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‘Echo: A Survey at 25 Years of Sound, Art, and Ink on Paper’; ‘Enheduana: The Complete Poems of the World’s First Author’; and Kari Percival’s Ezra Jack Keats Award

A new book holds 25 years of rock posters from music venue Higher Ground in Vermont.Solidarity of Unbridled Labour

New book features a quarter-century of art and music collaboration in Vermont

A colorful new coffee table book gathers 25 years of concert posters designed for the venerable Vermont music venue Higher Ground. “Echo: A Survey at 25 Years of Sound, Art, and Ink on Paper” is a rich and varied document highlighting the connection between the concert space and the design firm Solidarity of Unbridled Labour and Iskra Print Collective. The book is a time capsule, a portable museum of music memories, the there-and-gone experience of a concert solidified, with posters for a huge range of artists: Bob Dylan, Willie Nelson, Aesop Rock, Bonnie “Prince” Billy and Matt Sweeney, Wu Tang Clan, Beth Orton, Cat Power, Yo La Tengo, Taj Mahal, Guster, Wilco, Cake, Cowboy Junkies, and the Cherry Poppin’ Daddies, to name a few. There are skulls in a field, a man puking fire, groovy astronauts, disarming visages, a whale fluke, an umbrella in the rain, cool fonts, arresting colors, and two Victorian-era children standing with a tiger (for Neutral Milk Hotel). The book revels in the collaboration and synergy between the artists and the music. “What coheres in these images,” writes Jeff Tweedy, “is the work of the music and art communities intertwined and invested in each other.” The book is a document of a scene and a style, and its energy reverberates off the pages, echoes of a quarter-century of shows.


A translation of the world’s earliest known author in poetry collection from Yale

In 2021, Sophus Helle published a masterful translation of the Mesopotamian epic “Gilgamesh,” and now he’s translated the poetry of Enheduana, the high priestess of Ur in “Enheduana: The Complete Poems of the World’s First Author” (Yale). “In the annals of world literature,” Helle notes in his introduction, “Enheduana marks the earliest known appearance of authorship.” She precedes Homer by 1,500 years, and her hymns — dark, mysterious, surging with the great forces — aren’t meant to offer enlightenment or entertainment, Helle explains; her aim is not to describe the world, but to change it. “I went to the light,/ but the light burned/ me; I went to the/ shadow, but it was/ shrouded in storms.” Even the fragmentary chunks hold power: “your walls rise high, … heavy clouds,/ … snake,/ … moonlight.” A potent sense of lasting force comes through. Of the goddess Inana she writes, “She is a raging,/ rushing flood that/ sweeps across the/ land and leaves/ nothing behind … She humbles great/ mountains, leaving/ them as rubble.” Helle offers useful explanatory essays contextualizing the work, and asks the crucial question: “What would the history of Western literature look like if it began not with Homer and his war-hungry heroes but with a woman from ancient Iraq, who sang her hymns to the goddess of chaos and change?”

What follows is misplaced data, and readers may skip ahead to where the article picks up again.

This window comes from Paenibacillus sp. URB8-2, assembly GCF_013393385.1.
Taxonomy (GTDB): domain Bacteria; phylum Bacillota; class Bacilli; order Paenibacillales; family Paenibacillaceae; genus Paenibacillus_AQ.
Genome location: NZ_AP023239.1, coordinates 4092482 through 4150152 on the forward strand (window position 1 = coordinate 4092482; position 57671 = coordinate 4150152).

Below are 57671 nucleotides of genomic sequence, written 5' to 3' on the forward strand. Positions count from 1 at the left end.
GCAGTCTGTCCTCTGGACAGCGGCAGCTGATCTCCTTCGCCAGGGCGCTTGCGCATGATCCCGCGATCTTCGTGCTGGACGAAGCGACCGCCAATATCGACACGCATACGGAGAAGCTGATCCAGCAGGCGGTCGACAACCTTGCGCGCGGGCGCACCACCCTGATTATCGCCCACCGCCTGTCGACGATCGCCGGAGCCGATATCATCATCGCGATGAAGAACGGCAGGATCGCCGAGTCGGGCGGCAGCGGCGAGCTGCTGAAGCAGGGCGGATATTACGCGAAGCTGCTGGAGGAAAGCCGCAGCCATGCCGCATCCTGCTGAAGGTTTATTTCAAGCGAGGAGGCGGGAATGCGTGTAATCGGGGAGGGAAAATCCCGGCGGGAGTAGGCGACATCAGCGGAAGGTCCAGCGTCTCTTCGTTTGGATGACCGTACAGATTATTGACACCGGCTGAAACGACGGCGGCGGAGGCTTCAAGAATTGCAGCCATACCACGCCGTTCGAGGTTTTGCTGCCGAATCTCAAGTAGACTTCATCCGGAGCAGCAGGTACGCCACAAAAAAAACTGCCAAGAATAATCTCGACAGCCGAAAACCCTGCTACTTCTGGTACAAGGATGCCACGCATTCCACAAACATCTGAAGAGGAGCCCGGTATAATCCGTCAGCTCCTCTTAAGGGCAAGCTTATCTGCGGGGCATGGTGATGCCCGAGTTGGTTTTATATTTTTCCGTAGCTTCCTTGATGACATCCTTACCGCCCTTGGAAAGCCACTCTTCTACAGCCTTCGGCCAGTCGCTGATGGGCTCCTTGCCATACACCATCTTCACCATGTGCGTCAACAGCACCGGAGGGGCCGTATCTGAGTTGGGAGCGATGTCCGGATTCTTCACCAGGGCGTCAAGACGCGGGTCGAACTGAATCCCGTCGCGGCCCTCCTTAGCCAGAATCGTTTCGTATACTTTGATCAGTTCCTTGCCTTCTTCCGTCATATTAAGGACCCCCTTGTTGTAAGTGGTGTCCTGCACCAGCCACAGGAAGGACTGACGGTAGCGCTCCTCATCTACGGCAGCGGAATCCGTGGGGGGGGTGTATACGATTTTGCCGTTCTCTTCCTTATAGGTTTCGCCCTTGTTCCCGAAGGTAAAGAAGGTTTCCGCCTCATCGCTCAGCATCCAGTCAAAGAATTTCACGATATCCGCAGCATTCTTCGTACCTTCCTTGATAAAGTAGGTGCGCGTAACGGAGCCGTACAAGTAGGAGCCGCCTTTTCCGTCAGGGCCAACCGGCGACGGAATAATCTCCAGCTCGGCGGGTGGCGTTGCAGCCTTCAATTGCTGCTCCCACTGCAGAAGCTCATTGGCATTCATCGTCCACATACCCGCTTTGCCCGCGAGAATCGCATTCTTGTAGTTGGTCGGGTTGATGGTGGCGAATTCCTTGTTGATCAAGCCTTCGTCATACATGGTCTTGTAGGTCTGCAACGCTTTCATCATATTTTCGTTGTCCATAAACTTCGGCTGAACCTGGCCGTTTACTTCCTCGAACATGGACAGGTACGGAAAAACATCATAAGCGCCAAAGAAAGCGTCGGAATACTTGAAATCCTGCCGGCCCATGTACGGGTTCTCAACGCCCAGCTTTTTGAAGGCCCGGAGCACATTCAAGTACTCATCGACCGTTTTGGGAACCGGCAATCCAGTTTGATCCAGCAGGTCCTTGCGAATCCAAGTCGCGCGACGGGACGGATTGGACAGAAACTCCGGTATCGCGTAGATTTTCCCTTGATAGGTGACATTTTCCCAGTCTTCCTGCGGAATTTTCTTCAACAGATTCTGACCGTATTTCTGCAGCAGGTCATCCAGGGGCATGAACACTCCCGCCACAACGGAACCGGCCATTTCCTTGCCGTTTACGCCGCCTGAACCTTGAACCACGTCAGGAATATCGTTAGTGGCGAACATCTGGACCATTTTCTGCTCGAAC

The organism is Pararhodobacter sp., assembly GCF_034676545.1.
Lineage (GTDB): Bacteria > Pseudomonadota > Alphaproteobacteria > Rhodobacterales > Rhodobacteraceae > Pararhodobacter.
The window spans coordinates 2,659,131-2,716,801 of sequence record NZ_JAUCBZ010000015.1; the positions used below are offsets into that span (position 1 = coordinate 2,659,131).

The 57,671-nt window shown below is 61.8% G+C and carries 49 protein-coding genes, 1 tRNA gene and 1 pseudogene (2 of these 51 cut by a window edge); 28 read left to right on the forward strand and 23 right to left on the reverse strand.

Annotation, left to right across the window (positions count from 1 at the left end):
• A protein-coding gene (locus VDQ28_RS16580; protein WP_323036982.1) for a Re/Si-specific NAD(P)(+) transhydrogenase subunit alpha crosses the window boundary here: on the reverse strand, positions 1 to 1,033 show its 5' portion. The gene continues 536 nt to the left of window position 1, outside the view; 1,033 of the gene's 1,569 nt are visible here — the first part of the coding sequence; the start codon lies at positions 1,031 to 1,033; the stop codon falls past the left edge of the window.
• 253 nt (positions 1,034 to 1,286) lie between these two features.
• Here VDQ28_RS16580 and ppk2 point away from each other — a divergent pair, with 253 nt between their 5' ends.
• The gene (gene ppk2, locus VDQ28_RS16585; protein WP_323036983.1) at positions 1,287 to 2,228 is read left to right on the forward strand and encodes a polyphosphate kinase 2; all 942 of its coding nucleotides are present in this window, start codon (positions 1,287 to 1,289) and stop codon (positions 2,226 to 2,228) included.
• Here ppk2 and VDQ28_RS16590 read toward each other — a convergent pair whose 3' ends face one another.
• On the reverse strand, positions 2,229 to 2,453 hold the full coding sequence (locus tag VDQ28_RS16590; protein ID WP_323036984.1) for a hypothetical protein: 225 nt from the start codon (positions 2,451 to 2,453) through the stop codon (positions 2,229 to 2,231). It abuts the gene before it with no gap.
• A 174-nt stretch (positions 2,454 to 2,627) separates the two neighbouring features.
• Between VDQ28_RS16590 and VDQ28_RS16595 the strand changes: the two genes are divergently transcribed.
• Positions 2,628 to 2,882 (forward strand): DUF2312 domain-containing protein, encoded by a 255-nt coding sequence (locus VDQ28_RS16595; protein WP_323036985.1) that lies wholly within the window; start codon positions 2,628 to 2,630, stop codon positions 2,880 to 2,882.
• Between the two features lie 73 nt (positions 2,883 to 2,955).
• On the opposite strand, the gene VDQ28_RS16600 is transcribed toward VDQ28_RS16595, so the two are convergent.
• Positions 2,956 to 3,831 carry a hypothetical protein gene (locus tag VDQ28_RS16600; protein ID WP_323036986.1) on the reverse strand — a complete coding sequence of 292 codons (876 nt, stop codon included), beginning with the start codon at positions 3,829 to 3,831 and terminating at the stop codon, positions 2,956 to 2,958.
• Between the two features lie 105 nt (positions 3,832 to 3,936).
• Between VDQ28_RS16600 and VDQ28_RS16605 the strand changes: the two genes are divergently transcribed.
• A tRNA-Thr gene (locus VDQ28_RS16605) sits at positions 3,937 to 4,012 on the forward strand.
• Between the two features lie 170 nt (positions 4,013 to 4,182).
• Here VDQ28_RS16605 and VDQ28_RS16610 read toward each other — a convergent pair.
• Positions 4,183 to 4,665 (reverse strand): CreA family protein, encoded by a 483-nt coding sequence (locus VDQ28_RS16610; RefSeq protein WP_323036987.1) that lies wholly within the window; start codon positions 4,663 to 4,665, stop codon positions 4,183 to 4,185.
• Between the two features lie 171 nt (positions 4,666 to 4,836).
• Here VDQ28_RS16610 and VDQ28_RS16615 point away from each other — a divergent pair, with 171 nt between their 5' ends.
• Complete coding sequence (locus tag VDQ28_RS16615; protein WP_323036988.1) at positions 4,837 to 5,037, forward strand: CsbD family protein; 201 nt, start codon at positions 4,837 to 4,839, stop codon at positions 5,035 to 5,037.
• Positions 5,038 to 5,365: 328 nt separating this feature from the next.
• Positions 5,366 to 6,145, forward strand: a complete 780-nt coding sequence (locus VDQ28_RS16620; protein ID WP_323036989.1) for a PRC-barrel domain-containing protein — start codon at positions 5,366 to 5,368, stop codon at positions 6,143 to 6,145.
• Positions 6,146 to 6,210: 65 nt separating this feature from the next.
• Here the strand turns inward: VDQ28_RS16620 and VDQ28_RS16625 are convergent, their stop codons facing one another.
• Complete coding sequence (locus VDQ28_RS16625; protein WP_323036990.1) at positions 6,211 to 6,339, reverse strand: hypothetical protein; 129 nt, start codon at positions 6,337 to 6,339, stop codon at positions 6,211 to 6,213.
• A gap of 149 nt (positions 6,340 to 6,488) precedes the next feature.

Boston-area artist and writer wins Ezra Jack Keats Award

Kari Percival, a Boston-area writer and artist, recently won the Ezra Jack Keats Award for her debut picture book, “How to Say Hello to a Worm: A First Guide to Outside” (Rise X Penguin Workshop). The book, which celebrates the act of gardening, moves with wonder and delight as Percival explores the thrill and satisfaction of placing a seed in soil, giving it a drink, seeing it grow, and then eating the results, and in so doing, coming to understand natural rhythms, and the connections between seasons, sunlight, the food we eat, and the people (and bees and ladybugs) in our communities. Named after the author of the iconic “The Snowy Day,” the national award honors children’s book authors and illustrators early in their careers, ones that portray “the multicultural nature of our world, the universal experience of childhood, and the importance of family and community.” In writing the book, Percival hoped “to inspire more people from all backgrounds to try their hand at growing food with the very young.” Her work with families and kids at the Malden Community Garden moved her to create the book. “Look at all we’ve grown,” she writes in the book. “Has anything ever tasted so sweet?”


Coming out

“Carmageddon: How Cars Make Things Worse and What to Do About It” by Daniel Knowles (Abrams)

“In Search of a Beautiful Freedom” by Farah Jasmine Griffin (W.W. Norton)

“The Last Catastrophe” by Allegra Hyde (Vintage)

Pick of the week

Paul Theriault at the Brookline Booksmith recommends “Zen Mind, Beginner’s Mind: Informal Talks on Zen Meditation and Practice” by Shunryu Suzuki (Shambhala): “The right book, the right time. Always adaptable and applicable, but also sturdy as a tree trunk.”